6. Relieves bad breath – Take a slice of cucumber and press it to the roof of your mouth with your tongue for 30 seconds, the phytochemcials will kill the bacteria in your mouth responsible for causing bad breath.

7. Hangover cure – To avoid a morning hangover or headache; eat a few cucumber slices before going to bed. Cucumbers contain enough sugar, B vitamins and electrolytes to replenish many essential nutrients, reducing the intensity of both hangover and headache.

8. Aids in weight loss and digestion – Due to its low calorie and high water content, cucumber is an ideal diet for people who are looking for weight loss. The high water content and dietary fiber in cucumbers are very effective in ridding the body of toxins from the digestive system, aiding digestion. Daily consumption of cucumbers can be regarded as a remedy for chronic constipation.

9. Cures diabetes, reduces cholesterol and controls blood pressure – Cucumber juice contains a hormone which is needed by the cells of the pancreas for producing insulin which has been found to be beneficial to diabetic patients. Researchers found that a compound called sterols in cucumbers may help reduce cholesterol levels. Cucumbers contain a lot of potassium, magnesium and fiber. These work effectively for regulating blood pressure. This makes cucumbers good for treating both low blood pressure and high blood pressure.

10. Promotes joint health, relieves gout and arthritis pain -Cucumber is an excellent source of silica, which is known to help promotes joint health by strengthening the connective tissues. They are also rich in vitamin A, B1, B6, C & D, Folate, Calcium, Magnesium, and Potassium. When mixed with carrot juice, they can relieve gout and arthritis pain by lowering the uric acid levels

Sources:

  • http://www.gardeningchannel.com/the-health-benefits-of-cucumbers/
  • http://www.healthonlinezine.info/15-health-benefits-of-cucumber.html
  • http://www.eatingwell.com

Twelve Months of Weight Loss Tips

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Get Healthy and Stay Healthy – All Year!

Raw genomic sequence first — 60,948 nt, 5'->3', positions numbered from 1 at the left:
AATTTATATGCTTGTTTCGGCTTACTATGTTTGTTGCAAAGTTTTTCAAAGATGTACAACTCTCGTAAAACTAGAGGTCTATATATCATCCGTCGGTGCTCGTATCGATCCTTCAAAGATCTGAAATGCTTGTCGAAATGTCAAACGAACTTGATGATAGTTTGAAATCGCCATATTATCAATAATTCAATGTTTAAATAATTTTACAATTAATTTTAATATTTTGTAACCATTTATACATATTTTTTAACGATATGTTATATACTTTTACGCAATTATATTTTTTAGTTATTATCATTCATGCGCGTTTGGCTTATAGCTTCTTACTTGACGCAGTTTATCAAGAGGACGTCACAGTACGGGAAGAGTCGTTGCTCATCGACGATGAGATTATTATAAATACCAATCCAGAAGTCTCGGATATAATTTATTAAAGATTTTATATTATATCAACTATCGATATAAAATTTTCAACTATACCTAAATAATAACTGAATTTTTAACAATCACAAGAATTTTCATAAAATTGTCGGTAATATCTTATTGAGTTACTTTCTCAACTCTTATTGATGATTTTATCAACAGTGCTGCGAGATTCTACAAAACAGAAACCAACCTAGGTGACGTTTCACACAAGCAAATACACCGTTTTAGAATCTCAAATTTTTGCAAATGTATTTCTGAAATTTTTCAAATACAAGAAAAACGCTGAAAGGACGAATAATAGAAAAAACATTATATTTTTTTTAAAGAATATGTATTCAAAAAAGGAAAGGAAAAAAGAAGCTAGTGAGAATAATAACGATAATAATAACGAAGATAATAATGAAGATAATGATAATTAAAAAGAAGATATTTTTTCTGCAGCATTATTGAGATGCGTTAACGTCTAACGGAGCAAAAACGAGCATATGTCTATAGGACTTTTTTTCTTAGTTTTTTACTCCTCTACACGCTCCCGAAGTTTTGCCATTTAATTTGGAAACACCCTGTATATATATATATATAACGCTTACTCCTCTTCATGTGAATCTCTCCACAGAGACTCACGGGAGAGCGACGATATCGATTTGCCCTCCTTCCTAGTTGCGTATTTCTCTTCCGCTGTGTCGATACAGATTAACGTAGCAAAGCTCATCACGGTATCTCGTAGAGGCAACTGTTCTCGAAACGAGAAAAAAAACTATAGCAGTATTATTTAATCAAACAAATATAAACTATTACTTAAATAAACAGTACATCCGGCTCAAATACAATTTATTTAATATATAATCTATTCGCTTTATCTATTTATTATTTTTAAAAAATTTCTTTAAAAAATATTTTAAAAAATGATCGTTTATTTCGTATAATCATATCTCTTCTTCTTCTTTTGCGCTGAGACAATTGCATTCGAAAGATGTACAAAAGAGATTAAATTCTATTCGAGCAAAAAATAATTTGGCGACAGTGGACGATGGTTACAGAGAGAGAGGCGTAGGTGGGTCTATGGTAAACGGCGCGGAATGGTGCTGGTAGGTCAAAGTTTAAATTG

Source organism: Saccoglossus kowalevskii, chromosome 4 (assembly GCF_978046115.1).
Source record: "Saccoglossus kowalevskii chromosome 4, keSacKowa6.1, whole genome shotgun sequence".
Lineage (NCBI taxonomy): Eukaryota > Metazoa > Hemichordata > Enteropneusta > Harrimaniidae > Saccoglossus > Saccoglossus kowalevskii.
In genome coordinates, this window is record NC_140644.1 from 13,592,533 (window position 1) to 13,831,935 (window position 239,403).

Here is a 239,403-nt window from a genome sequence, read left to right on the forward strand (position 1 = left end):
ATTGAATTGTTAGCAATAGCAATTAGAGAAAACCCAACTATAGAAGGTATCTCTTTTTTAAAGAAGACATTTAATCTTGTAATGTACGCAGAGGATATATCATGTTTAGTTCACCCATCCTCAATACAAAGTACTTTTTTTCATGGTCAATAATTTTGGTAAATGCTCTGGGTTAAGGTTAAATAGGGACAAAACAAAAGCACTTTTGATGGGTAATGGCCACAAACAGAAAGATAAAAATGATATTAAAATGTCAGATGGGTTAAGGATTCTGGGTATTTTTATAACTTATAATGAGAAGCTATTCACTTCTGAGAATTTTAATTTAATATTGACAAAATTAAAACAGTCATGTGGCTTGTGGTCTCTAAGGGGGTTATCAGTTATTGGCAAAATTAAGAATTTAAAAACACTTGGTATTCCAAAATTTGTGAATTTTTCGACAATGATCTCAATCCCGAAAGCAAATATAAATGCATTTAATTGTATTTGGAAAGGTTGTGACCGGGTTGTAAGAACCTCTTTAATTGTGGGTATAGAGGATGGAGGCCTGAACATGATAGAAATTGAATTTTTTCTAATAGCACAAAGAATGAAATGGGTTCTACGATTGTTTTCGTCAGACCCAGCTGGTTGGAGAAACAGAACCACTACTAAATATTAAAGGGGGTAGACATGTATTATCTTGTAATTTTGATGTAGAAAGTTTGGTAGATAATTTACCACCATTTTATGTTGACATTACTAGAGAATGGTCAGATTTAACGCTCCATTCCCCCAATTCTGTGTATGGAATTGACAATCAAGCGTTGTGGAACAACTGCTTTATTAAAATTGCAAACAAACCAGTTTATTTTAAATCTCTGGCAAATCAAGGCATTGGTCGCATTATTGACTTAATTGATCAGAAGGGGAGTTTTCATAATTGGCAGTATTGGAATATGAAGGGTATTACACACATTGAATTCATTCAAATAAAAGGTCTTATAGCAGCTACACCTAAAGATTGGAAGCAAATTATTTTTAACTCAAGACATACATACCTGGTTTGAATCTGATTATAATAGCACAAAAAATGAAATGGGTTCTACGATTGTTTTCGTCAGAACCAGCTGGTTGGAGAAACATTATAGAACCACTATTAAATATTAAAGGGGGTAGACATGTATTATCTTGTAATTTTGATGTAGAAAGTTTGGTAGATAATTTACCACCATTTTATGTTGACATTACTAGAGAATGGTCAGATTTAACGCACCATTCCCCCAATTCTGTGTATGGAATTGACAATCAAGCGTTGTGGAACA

Since the weather has turned colder, we are forced to spend more time indoors. For people who enjoy exercising outside, this can be a challenging time of the year. If you are worried about maintaining your weight loss efforts during the winter months and beyond, here are enough tips to get you through the next twelve months.

February

Studies show that having a small bowl of soup before your meal makes you less likely to chow-down when the main course arrives. The cooler temperatures in February are a great excuse to try some new soups. Whip up a batch of split pea soup or vegetable stew.

March

March can be a very dreary month. You’re ready for winter to be over, but spring is still being illusive. Add a bit of excitement to your life by trying a green smoothie. It may sound like a frightening idea, but these drinks are a great source of nutrients. Toss a bit of spinach or kale in the food processor (don’t worry…you won’t even taste it) and then add some of your favorite fruits.

April

With spring on the horizon, grocery stores are finally starting to stock fresh fruits and vegetables again. Pick up some avocados next time you’re out. This delicious fruit is high in “good” fats and can help you get rid of belly fat. While you’re in the produce section, toss a watermelon in the cart too. This is a great low-cal, sweet treat.

May

Everyone is excited to start spending more time outside. This should include you! If you live close enough to work (or school), consider walking or riding your bike. If you are a stay-at-home parent, take the kids for a walk around the block.

June

Make sure you are getting enough sleep. Studies show that less sleep leads to more fat. Once you are nice and rested, go spend some time in the garden. Plant some fruits and vegetables that will keep you healthy all year long. Plus, all the weeding will burn some extra calories!

July

Plan a healthy menu for your backyard BBQs. Leave the butter and salt off your sweet corn. Grill up some extra lean meats like chicken or turkey breast. And pass by the soda, beer, and wine – water is a much healthier option.

August

Tweak your personal eating habits. Are you sitting down to dinner at 9pm every night? Do you grab a donut and coffee each morning on your way out the door? These bad habits need to come to a screeching halt. Take time to plan (and eat!) low-calorie, nutrient-rich meals. Maybe try some vitamin injections (this company has some) if you think you’re missing out on the essentials. Or maybe vitamin injections aren’t necessary; you just need some help with menu planning. Why not try one of those programs that offer pre-packaged meals?